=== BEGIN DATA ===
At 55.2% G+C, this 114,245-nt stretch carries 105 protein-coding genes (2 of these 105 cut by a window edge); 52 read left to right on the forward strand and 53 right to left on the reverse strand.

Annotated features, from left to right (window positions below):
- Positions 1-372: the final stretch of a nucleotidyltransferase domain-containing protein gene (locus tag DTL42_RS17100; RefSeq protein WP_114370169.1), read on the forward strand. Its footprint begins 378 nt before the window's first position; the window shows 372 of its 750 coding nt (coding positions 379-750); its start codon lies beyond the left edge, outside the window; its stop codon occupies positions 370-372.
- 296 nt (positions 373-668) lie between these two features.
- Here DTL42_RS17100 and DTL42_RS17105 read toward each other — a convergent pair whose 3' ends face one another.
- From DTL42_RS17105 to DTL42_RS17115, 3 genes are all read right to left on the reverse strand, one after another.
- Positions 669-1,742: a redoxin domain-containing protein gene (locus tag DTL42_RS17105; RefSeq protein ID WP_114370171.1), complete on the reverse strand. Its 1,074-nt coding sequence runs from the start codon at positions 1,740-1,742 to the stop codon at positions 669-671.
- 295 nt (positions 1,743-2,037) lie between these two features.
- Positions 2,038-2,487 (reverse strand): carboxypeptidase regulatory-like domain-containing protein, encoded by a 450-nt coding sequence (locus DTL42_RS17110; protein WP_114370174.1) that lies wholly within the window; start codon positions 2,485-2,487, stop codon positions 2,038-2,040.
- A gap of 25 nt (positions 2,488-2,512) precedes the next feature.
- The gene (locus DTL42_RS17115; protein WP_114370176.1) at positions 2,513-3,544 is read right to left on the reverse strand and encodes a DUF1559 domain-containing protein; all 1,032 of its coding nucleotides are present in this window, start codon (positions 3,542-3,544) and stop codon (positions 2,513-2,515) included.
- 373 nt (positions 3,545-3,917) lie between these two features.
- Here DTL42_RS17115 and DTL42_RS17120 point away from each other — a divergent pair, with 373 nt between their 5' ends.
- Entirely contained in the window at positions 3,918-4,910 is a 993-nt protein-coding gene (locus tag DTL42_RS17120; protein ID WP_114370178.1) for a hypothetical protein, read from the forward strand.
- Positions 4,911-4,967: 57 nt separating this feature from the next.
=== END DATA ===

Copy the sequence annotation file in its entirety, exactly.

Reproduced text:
At 55.2% G+C, this 114,245-nt stretch carries 105 protein-coding genes (2 of these 105 cut by a window edge); 52 read left to right on the forward strand and 53 right to left on the reverse strand.

Annotated features, from left to right (window positions below):
- Positions 1-372: the final stretch of a nucleotidyltransferase domain-containing protein gene (locus tag DTL42_RS17100; RefSeq protein WP_114370169.1), read on the forward strand. Its footprint begins 378 nt before the window's first position; the window shows 372 of its 750 coding nt (coding positions 379-750); its start codon lies beyond the left edge, outside the window; its stop codon occupies positions 370-372.
- 296 nt (positions 373-668) lie between these two features.
- Here DTL42_RS17100 and DTL42_RS17105 read toward each other — a convergent pair whose 3' ends face one another.
- From DTL42_RS17105 to DTL42_RS17115, 3 genes are all read right to left on the reverse strand, one after another.
- Positions 669-1,742: a redoxin domain-containing protein gene (locus tag DTL42_RS17105; RefSeq protein ID WP_114370171.1), complete on the reverse strand. Its 1,074-nt coding sequence runs from the start codon at positions 1,740-1,742 to the stop codon at positions 669-671.
- 295 nt (positions 1,743-2,037) lie between these two features.
- Positions 2,038-2,487 (reverse strand): carboxypeptidase regulatory-like domain-containing protein, encoded by a 450-nt coding sequence (locus DTL42_RS17110; protein WP_114370174.1) that lies wholly within the window; start codon positions 2,485-2,487, stop codon positions 2,038-2,040.
- A gap of 25 nt (positions 2,488-2,512) precedes the next feature.
- The gene (locus DTL42_RS17115; protein WP_114370176.1) at positions 2,513-3,544 is read right to left on the reverse strand and encodes a DUF1559 domain-containing protein; all 1,032 of its coding nucleotides are present in this window, start codon (positions 3,542-3,544) and stop codon (positions 2,513-2,515) included.
- 373 nt (positions 3,545-3,917) lie between these two features.
- Here DTL42_RS17115 and DTL42_RS17120 point away from each other — a divergent pair, with 373 nt between their 5' ends.
- Entirely contained in the window at positions 3,918-4,910 is a 993-nt protein-coding gene (locus tag DTL42_RS17120; protein ID WP_114370178.1) for a hypothetical protein, read from the forward strand.
- Positions 4,911-4,967: 57 nt separating this feature from the next.